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Ain't Nothing But... Blues Bar

The only seven nights a week blues bar in town, Ain't Nothin' But... can reasonably claim to be London's 'Home of The Blues'.
With a roster of excellent regular acts, carefully nurtured newcomers and occasional International visitors, their dedication to the blues means it's packed most nights with an eclectic mix of punters drawn to it's great atmosphere and top quality music.

It's small, with a house drum kit which helps create a vibe that's unique, certainly to Soho and Central London anyway, and it always seems to attract an up for it and friendly crowd. Miraculously for a blues venue, many of that crowd are under thirty and female, which is no small achievement, and one which is to be applauded.

Due to the popularity of their Monday night jams, they've just started doing one on Sunday's as well. We went down to have a bit of a blow, and to talk to the owner, Kevin, about the inspiration behind the place.

Words and pics by Ricardo

When did you open?

We opened in Oct 1993. Started slowly with just background music, and soon become very popular with the local Soho animation crowd every Friday night. We slowly started introducing live acoustic acts Saturday nights and Friday lunchtimes.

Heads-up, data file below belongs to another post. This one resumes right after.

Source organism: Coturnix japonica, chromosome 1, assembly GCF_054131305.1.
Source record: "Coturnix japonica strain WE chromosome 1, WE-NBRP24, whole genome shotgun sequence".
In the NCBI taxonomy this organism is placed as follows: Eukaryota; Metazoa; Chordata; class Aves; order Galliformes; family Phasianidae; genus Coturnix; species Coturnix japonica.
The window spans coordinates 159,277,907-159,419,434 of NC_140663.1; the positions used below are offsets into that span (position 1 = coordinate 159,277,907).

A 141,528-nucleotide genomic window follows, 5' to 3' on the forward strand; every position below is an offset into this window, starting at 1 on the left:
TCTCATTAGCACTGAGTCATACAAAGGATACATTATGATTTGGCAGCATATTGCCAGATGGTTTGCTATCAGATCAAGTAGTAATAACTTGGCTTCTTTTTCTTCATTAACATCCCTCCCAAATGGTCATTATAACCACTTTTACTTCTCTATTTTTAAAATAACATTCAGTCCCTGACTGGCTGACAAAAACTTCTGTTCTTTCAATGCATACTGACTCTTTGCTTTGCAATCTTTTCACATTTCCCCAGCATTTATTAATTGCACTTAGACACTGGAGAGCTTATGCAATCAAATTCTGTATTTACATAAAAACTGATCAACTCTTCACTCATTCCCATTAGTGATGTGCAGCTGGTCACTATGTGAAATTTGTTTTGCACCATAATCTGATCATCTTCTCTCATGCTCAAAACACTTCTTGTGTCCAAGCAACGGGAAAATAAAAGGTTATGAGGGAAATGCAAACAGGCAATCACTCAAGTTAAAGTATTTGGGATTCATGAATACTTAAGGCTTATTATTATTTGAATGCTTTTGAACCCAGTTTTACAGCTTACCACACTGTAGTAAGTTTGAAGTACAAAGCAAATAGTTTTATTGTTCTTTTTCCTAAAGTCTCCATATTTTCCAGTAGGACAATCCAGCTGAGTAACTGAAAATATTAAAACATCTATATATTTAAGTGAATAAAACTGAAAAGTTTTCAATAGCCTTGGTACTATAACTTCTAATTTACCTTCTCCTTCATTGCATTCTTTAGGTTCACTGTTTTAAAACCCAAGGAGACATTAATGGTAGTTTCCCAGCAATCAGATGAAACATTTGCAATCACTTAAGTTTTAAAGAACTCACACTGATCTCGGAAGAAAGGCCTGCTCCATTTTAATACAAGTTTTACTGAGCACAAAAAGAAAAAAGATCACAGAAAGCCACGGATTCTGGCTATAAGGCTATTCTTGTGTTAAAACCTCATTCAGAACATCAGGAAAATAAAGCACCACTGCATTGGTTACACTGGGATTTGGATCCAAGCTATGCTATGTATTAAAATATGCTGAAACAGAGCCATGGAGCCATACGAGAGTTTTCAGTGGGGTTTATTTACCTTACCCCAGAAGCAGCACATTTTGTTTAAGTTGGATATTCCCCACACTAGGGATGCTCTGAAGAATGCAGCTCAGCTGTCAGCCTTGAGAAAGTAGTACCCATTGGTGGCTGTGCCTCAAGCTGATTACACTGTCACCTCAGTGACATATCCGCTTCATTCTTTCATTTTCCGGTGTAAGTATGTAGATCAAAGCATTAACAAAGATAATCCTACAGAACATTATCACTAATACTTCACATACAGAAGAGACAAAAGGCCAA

What was the idea/inspiration behind doing so?

I opened the bar solely because of my love for The Blues. I used to see bands play in grotty back rooms in pubs where you couldn't get a decent drink, which were filthy and not welcoming. One day I was having a few drinks with some mates and discussing what we would all really like to do. I came up with the idea of the Blues Bar, and from there started approaching brewers etc. for backing. I got such a positive feedback at first, but then no offers of money, so I had to go it alone.

It feels very much like a Chicago lounge bar... Presumably that was intentional?

Kevin: I designed, and partially built, the actual bar which is still standing- the whole place including the plans and layout. It was designed as I imagined a typical Chicago Juke Joint would look, with the atmosphere of a Saturday night in the cotton field shacks. It was pure imagination. The whole bar was always only going to be about the Blues so I had to reflect that. I painted the whole place and came up with the idea for the sheet music on the walls. Even did the papering!